From flawless roasties to indulgent desserts, founders of food platform So Vegan dish out their top tips on how to serve a delicious, plant-based festive feast that packs flavour
From rich veggie wellingtons to original Christmas slaws, the couple behind So Vegan are well versed in creating plant-based party pleasers. For the last seven years Ben Pook and Roxy Pope have whizzed up recipes for their homegrown vegan platform, which includes half-a-million Instagram followers, a popular food website and two cookbooks. We met to discuss So Vegan’s festive favourites, revealing how a plant-based Christmas dinner is easier, cheaper and tastier than you think.
What are your favourite vegan Christmas centrepieces?
Ben: I think one of the recipes we turn to again and again is our butternut squash wellington. Simply wrap roasted butternut squash in a mushroom and sage stuffing and shop-bought puff pastry — most brands are vegan, which is really good news. Pop it in the oven and you can easily slice and serve on the table.
Roxy: Nut roast is a great way to use up ingredients you already have in the cupboard. Blend some of your favourite pulses and nuts together, with some veggies and play around with herbs and spices before baking. It’s nice to add in some twists like dried apricots, dates or cranberry and apple sauces. We love to add soy sauce and miso paste to bring meatiness to nut roasts, too.
Ben: Vegan meatloaf is also a good alternative. Mash shop-bought vegan sausages — our favourite is Tesco Plant Chef Cumberland sausages — and add to a blend of lentils and mixed nuts before roasting.
How do you jazz up those all-important vegetable sides?
Roxy: Everyone loves a roastie. But for a different take, use sweet potato paired with cinnamon and roast it in the oven until crispy. Also, for brussels sprouts, we find roasting and tossing them in balsamic vinegar gets rid of that bitter flavour. Then drizzle in maple syrup and top with some pomegranate seeds or dried fruits.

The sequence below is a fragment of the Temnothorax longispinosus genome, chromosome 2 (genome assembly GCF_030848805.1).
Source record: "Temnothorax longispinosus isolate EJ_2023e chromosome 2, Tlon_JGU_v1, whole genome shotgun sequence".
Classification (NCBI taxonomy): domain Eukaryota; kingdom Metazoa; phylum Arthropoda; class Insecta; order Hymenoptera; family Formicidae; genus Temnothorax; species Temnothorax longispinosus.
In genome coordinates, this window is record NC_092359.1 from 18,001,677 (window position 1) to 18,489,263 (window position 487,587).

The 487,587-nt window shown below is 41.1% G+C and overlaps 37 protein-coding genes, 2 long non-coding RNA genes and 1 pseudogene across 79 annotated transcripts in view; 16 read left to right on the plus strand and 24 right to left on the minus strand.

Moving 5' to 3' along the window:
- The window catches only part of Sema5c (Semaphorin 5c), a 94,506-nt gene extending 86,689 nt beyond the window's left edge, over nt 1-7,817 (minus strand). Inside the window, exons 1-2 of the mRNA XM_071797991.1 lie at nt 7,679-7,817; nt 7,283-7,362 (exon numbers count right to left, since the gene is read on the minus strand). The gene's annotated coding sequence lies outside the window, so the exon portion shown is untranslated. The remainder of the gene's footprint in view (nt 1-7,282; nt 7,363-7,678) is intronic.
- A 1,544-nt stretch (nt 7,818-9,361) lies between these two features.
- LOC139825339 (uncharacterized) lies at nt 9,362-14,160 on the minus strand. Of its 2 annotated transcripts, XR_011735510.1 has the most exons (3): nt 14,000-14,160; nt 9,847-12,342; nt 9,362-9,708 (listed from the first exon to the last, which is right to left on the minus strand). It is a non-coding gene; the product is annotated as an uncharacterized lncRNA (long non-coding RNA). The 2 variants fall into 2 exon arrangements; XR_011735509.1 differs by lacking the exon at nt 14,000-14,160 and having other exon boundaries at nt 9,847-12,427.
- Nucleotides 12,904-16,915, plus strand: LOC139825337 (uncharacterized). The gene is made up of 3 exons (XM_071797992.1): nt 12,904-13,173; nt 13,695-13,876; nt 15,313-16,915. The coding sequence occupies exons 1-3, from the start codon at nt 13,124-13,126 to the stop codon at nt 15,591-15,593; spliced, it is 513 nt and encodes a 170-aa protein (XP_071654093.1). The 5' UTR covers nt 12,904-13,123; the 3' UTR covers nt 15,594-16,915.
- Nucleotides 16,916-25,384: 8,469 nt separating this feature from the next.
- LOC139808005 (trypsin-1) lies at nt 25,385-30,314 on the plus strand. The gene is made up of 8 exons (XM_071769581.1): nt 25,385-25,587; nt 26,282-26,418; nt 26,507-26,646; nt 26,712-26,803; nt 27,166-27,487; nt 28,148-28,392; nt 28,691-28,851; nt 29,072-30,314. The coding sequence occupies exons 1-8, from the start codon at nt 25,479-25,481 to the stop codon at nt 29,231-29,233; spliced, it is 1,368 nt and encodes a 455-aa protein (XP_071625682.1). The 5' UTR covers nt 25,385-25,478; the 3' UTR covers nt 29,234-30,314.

Ben: I think the one thing missing from a Christmas dinner can be fresh veggies, as everything seems to be roasted. So, you could create a Christmas slaw by finely grating beetroot, carrot, and parsnip before tossing in apple cider vinegar or lemon juice and your preferred mustard. What you’ll have on your plate is a real change in texture, colour and fresh flavours, which will complement the richer vegetables and the centrepiece.
And for the festive finale, what do you like to serve for dessert?
Roxy: We created the recipe for a steamed chocolate and orange pudding last year, which is absolutely delicious. The process is similar to that of a Christmas pudding, where you steam it, but it’s a super light, fragrant chocolate cake. We serve this with a zesty chocolate drizzle. Replace eggs in your pudding by creating a vegan buttermilk by combining soya milk and a little acid, like lemon or apple cider vinegar, and add to your mixture.
Ben: Alternatively, add a generous dollop of apple sauce and a couple of mashed bananas to create another level of moisture to cakes.